Coastal Louisiana's wetlands are among the most important winter and migration habitats for waterfowl in North America, and they support world-class hunting and fishing opportunities. However, the Gulf Coast's hunting legacy and coastal marshes are under siege. Every hour, an area of wetlands the size of a football field is lost in Louisiana alone. Such long term losses were occurring prior to the recent oil spill disaster, prior to multiple strong hurricanes in recent years, and they continue today. If actions are not taken now to conserve and restore these vital marshes and wetlands, the continent's most critical wintering habitat for waterfowl will be lost forever.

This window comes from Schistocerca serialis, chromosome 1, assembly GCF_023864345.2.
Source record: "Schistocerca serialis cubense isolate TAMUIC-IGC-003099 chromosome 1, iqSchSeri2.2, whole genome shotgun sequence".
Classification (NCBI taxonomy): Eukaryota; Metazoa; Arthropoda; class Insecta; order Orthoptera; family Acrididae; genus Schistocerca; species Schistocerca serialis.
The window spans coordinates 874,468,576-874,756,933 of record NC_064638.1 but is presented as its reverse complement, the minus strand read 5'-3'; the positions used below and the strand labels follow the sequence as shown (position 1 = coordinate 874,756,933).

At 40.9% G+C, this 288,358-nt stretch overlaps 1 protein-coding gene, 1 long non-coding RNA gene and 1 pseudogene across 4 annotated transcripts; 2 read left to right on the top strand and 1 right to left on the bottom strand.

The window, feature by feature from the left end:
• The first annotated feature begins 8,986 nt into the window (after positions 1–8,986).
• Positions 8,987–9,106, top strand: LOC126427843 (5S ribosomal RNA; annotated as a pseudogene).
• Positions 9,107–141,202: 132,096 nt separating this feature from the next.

Gulf Coast Overview
Stretching from the Mississippi-Louisiana state line, west and south to the mouth of the Rio Grande River, the marshes and bays of the Gulf of Mexico
were once among the most productive wetland systems in North America. Today, the region's ability to support waterfowl is severely compromised by natural and human-induced changes. The result is a dramatic loss of wetlands and their associated functions
Other Gulf Coast Initiatives
Learn about the Gulf Coast's marshes and wetlands by reading feature articles in the DU Magazine.
A third of Louisiana's coastal marsh is gone, and 50 more acres are lost each day. Can this crucial wintering ground be saved?
In the aftermath of the Gulf oil spill, Ducks Unlimited calls for a renewed commitment to saving the region's imperiled wetlands.
Saving America's Marsh
Coastal wetland loss and degradation are threatening Louisiana's rich hunting and fishing heritage.